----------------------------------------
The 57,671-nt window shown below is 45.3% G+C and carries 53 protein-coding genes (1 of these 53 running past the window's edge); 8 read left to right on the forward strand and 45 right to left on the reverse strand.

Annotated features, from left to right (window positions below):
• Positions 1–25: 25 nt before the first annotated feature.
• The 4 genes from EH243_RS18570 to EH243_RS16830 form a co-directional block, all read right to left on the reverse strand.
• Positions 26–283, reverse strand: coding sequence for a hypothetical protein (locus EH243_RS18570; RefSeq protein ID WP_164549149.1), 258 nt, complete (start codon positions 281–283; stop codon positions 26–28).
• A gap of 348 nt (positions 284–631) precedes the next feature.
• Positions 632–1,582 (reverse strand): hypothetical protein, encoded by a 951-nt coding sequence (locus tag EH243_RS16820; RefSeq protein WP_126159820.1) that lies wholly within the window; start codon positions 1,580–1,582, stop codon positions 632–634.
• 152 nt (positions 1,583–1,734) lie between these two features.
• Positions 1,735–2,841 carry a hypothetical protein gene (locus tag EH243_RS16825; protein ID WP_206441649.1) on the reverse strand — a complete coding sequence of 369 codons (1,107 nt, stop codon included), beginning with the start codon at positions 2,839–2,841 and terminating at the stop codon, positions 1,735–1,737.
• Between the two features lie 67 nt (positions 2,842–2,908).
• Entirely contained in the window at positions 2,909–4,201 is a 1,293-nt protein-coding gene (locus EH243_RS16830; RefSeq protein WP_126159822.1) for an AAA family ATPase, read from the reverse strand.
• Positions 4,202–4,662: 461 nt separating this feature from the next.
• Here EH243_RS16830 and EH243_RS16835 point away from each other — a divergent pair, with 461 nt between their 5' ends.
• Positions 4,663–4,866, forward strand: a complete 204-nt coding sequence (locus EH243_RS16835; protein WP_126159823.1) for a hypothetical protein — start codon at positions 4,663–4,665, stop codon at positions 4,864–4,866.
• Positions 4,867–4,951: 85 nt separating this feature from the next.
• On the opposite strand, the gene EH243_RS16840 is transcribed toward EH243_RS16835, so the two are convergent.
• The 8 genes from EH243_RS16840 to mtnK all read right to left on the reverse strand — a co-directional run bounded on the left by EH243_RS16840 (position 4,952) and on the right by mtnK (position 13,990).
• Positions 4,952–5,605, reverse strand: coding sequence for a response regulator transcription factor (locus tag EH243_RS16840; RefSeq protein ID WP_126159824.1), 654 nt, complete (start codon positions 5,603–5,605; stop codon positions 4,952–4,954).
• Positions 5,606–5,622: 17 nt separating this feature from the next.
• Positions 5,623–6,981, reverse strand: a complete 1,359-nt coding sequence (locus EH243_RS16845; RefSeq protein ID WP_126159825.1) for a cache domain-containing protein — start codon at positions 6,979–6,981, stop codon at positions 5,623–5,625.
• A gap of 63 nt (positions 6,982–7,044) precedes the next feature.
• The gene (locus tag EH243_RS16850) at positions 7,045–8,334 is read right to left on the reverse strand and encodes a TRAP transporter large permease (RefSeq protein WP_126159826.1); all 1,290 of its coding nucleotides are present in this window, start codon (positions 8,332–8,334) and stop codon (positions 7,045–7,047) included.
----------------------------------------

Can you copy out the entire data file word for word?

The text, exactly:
The 57,671-nt window shown below is 45.3% G+C and carries 53 protein-coding genes (1 of these 53 running past the window's edge); 8 read left to right on the forward strand and 45 right to left on the reverse strand.

Annotated features, from left to right (window positions below):
• Positions 1–25: 25 nt before the first annotated feature.
• The 4 genes from EH243_RS18570 to EH243_RS16830 form a co-directional block, all read right to left on the reverse strand.
• Positions 26–283, reverse strand: coding sequence for a hypothetical protein (locus EH243_RS18570; RefSeq protein ID WP_164549149.1), 258 nt, complete (start codon positions 281–283; stop codon positions 26–28).
• A gap of 348 nt (positions 284–631) precedes the next feature.
• Positions 632–1,582 (reverse strand): hypothetical protein, encoded by a 951-nt coding sequence (locus tag EH243_RS16820; RefSeq protein WP_126159820.1) that lies wholly within the window; start codon positions 1,580–1,582, stop codon positions 632–634.
• 152 nt (positions 1,583–1,734) lie between these two features.
• Positions 1,735–2,841 carry a hypothetical protein gene (locus tag EH243_RS16825; protein ID WP_206441649.1) on the reverse strand — a complete coding sequence of 369 codons (1,107 nt, stop codon included), beginning with the start codon at positions 2,839–2,841 and terminating at the stop codon, positions 1,735–1,737.
• Between the two features lie 67 nt (positions 2,842–2,908).
• Entirely contained in the window at positions 2,909–4,201 is a 1,293-nt protein-coding gene (locus EH243_RS16830; RefSeq protein WP_126159822.1) for an AAA family ATPase, read from the reverse strand.
• Positions 4,202–4,662: 461 nt separating this feature from the next.
• Here EH243_RS16830 and EH243_RS16835 point away from each other — a divergent pair, with 461 nt between their 5' ends.
• Positions 4,663–4,866, forward strand: a complete 204-nt coding sequence (locus EH243_RS16835; protein WP_126159823.1) for a hypothetical protein — start codon at positions 4,663–4,665, stop codon at positions 4,864–4,866.
• Positions 4,867–4,951: 85 nt separating this feature from the next.
• On the opposite strand, the gene EH243_RS16840 is transcribed toward EH243_RS16835, so the two are convergent.
• The 8 genes from EH243_RS16840 to mtnK all read right to left on the reverse strand — a co-directional run bounded on the left by EH243_RS16840 (position 4,952) and on the right by mtnK (position 13,990).
• Positions 4,952–5,605, reverse strand: coding sequence for a response regulator transcription factor (locus tag EH243_RS16840; RefSeq protein ID WP_126159824.1), 654 nt, complete (start codon positions 5,603–5,605; stop codon positions 4,952–4,954).
• Positions 5,606–5,622: 17 nt separating this feature from the next.
• Positions 5,623–6,981, reverse strand: a complete 1,359-nt coding sequence (locus EH243_RS16845; RefSeq protein ID WP_126159825.1) for a cache domain-containing protein — start codon at positions 6,979–6,981, stop codon at positions 5,623–5,625.
• A gap of 63 nt (positions 6,982–7,044) precedes the next feature.
• The gene (locus tag EH243_RS16850) at positions 7,045–8,334 is read right to left on the reverse strand and encodes a TRAP transporter large permease (RefSeq protein WP_126159826.1); all 1,290 of its coding nucleotides are present in this window, start codon (positions 8,332–8,334) and stop codon (positions 7,045–7,047) included.